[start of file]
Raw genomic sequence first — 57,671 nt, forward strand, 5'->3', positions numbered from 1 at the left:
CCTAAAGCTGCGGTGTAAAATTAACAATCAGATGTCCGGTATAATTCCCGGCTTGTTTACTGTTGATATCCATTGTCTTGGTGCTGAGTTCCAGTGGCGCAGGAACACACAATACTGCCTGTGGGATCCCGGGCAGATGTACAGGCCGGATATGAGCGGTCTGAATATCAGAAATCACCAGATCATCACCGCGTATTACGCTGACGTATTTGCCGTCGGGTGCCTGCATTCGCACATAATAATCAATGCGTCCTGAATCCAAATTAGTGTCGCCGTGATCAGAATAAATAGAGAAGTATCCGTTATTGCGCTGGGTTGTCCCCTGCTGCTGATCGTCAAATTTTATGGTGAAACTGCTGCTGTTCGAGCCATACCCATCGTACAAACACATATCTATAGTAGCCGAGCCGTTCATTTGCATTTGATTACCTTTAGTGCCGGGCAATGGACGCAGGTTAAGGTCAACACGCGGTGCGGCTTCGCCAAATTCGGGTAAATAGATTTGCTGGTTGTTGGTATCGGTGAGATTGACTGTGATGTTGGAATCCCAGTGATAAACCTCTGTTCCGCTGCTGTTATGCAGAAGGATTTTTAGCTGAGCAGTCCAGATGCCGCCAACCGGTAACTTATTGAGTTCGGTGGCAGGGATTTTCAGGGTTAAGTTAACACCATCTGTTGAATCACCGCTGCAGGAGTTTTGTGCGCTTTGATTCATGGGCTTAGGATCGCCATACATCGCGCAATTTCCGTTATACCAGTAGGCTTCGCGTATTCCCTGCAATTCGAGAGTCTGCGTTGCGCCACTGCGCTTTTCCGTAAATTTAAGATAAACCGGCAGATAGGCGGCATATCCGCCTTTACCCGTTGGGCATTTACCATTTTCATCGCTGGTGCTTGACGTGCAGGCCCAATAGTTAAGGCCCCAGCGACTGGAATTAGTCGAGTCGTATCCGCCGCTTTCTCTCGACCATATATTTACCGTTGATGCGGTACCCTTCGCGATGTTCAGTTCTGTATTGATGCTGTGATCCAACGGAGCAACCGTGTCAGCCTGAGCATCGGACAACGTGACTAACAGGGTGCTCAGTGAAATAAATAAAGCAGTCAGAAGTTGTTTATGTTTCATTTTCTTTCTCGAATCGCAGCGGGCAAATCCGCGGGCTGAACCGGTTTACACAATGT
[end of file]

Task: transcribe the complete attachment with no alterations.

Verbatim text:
Raw genomic sequence first — 57,671 nt, forward strand, 5'->3', positions numbered from 1 at the left:
CCTAAAGCTGCGGTGTAAAATTAACAATCAGATGTCCGGTATAATTCCCGGCTTGTTTACTGTTGATATCCATTGTCTTGGTGCTGAGTTCCAGTGGCGCAGGAACACACAATACTGCCTGTGGGATCCCGGGCAGATGTACAGGCCGGATATGAGCGGTCTGAATATCAGAAATCACCAGATCATCACCGCGTATTACGCTGACGTATTTGCCGTCGGGTGCCTGCATTCGCACATAATAATCAATGCGTCCTGAATCCAAATTAGTGTCGCCGTGATCAGAATAAATAGAGAAGTATCCGTTATTGCGCTGGGTTGTCCCCTGCTGCTGATCGTCAAATTTTATGGTGAAACTGCTGCTGTTCGAGCCATACCCATCGTACAAACACATATCTATAGTAGCCGAGCCGTTCATTTGCATTTGATTACCTTTAGTGCCGGGCAATGGACGCAGGTTAAGGTCAACACGCGGTGCGGCTTCGCCAAATTCGGGTAAATAGATTTGCTGGTTGTTGGTATCGGTGAGATTGACTGTGATGTTGGAATCCCAGTGATAAACCTCTGTTCCGCTGCTGTTATGCAGAAGGATTTTTAGCTGAGCAGTCCAGATGCCGCCAACCGGTAACTTATTGAGTTCGGTGGCAGGGATTTTCAGGGTTAAGTTAACACCATCTGTTGAATCACCGCTGCAGGAGTTTTGTGCGCTTTGATTCATGGGCTTAGGATCGCCATACATCGCGCAATTTCCGTTATACCAGTAGGCTTCGCGTATTCCCTGCAATTCGAGAGTCTGCGTTGCGCCACTGCGCTTTTCCGTAAATTTAAGATAAACCGGCAGATAGGCGGCATATCCGCCTTTACCCGTTGGGCATTTACCATTTTCATCGCTGGTGCTTGACGTGCAGGCCCAATAGTTAAGGCCCCAGCGACTGGAATTAGTCGAGTCGTATCCGCCGCTTTCTCTCGACCATATATTTACCGTTGATGCGGTACCCTTCGCGATGTTCAGTTCTGTATTGATGCTGTGATCCAACGGAGCAACCGTGTCAGCCTGAGCATCGGACAACGTGACTAACAGGGTGCTCAGTGAAATAAATAAAGCAGTCAGAAGTTGTTTATGTTTCATTTTCTTTCTCGAATCGCAGCGGGCAAATCCGCGGGCTGAACCGGTTTACACAATGT